Gleb Bryanski, Reuters, August 24, 2012
President Vladimir Putin said on Friday that Russia must counter a serious threat from nationalists he said were taking advantage of democratic freedoms to gain influence in a country with a fragile mix of ethnic groups.
He rebuked local authorities, saying recent outbreaks of ethnic violence were “primarily the result of the inaction of law enforcement organs and irresponsibility of bureaucrats”.
“Today more and more often, under the guise of development of democracy and freedom, various ethnic nationalist groups are raising their heads. They take part in rallies, work on the Internet and among teenagers and students,” Putin said,
“In essence they all are pushing, provoking separatist tendencies inside Russia,” the president said, addressing the first meeting of his Council on Inter-Ethnic Relations. “It is important to confront their dangerous influence.”
Russia has seen several outbreaks of ethnic violence in recent years, including December 2010 riots near the Kremlin in which thousands of nationalist soccer fans attacked non-Slavic passers-by and clashed with police.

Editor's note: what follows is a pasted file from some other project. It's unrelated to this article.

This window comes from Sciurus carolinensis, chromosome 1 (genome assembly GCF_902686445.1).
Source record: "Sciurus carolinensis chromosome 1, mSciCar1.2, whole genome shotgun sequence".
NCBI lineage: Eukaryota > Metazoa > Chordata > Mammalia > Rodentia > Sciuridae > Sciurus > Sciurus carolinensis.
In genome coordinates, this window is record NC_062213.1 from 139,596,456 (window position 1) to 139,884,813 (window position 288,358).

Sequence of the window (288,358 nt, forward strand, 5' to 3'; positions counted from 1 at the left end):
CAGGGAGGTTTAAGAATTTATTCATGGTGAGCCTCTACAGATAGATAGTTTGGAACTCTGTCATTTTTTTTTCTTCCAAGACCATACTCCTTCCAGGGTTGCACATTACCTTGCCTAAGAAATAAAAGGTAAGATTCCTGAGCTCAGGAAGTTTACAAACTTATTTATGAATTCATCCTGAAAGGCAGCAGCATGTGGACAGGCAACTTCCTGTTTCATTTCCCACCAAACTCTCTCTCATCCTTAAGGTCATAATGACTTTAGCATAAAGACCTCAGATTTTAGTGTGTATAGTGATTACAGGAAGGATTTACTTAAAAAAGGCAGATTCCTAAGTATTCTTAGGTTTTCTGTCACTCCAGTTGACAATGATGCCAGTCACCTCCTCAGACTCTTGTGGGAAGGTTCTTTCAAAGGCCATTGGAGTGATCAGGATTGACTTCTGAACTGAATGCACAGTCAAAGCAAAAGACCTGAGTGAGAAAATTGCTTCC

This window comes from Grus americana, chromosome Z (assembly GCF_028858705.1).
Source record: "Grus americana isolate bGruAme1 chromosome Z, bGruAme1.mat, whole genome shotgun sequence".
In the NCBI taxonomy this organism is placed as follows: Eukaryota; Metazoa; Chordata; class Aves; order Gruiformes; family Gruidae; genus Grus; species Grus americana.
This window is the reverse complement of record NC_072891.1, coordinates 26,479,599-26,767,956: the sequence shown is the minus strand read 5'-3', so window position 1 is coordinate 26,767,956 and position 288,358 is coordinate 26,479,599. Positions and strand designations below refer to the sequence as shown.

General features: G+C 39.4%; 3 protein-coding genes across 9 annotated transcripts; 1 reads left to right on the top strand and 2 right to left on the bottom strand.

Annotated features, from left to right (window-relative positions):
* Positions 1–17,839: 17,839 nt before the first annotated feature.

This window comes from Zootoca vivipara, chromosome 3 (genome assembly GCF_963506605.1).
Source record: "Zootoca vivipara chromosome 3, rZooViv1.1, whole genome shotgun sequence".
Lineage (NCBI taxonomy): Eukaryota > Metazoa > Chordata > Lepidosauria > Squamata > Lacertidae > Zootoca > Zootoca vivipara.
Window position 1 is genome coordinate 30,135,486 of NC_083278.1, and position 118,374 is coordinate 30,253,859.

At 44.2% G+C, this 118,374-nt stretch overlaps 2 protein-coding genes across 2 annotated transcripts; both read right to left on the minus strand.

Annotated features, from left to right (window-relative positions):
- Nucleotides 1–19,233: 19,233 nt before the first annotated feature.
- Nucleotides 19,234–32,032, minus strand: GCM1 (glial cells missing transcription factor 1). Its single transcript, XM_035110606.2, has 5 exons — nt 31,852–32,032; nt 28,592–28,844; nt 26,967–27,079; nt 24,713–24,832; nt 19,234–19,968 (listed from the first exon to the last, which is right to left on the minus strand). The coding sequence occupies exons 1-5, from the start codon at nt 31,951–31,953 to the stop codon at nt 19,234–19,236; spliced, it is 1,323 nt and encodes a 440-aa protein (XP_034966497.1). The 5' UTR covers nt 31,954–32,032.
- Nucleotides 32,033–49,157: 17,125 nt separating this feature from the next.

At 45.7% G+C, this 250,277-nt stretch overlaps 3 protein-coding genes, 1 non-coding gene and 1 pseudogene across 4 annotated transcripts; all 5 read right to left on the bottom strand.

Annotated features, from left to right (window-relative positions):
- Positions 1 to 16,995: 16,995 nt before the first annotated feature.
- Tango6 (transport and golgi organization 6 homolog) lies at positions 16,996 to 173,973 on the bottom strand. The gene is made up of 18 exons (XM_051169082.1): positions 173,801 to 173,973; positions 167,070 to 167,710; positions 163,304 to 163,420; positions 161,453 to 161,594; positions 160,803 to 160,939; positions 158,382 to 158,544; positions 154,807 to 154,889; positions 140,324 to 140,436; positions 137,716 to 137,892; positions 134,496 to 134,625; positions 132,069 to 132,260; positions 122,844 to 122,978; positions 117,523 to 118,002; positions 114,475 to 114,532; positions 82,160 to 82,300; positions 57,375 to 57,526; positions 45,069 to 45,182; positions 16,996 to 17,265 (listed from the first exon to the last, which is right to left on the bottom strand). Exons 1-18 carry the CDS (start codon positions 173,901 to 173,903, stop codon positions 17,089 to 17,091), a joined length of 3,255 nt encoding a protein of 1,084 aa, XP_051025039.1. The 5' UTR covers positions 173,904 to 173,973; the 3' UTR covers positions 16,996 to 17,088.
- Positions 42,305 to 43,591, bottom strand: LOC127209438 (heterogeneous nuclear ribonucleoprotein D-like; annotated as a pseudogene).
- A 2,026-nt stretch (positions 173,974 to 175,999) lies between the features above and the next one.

Nationalist soccer fans on Thursday attacked supporters of a team from the Muslim North Caucasus province of Dagestan in Moscow and St Petersburg, cities where tension between ethnic Russians and migrants from the Caucasus and other areas has risen.
“Corruption and prejudice among representatives of state bodies, and their inability to provide justice and defend people’s interests, are fuelling ethnic conflict and tension,” Putin said.
Putin interrupted a working vacation in the Black Sea resort of Sochi to travel to Saransk, capital of central Russia’s Mordovia region, home to the Finno-Ugric speaking Mordvin people — one of over 200 ethnic groups in Russia.
The trip was to mark what is considered the 1,000th anniversary of the region joining Russia. It was part of Putin’s effort to cast himself as a protector of Russia’s unity and ethnic diversity and use his power to discourage ethnic tension.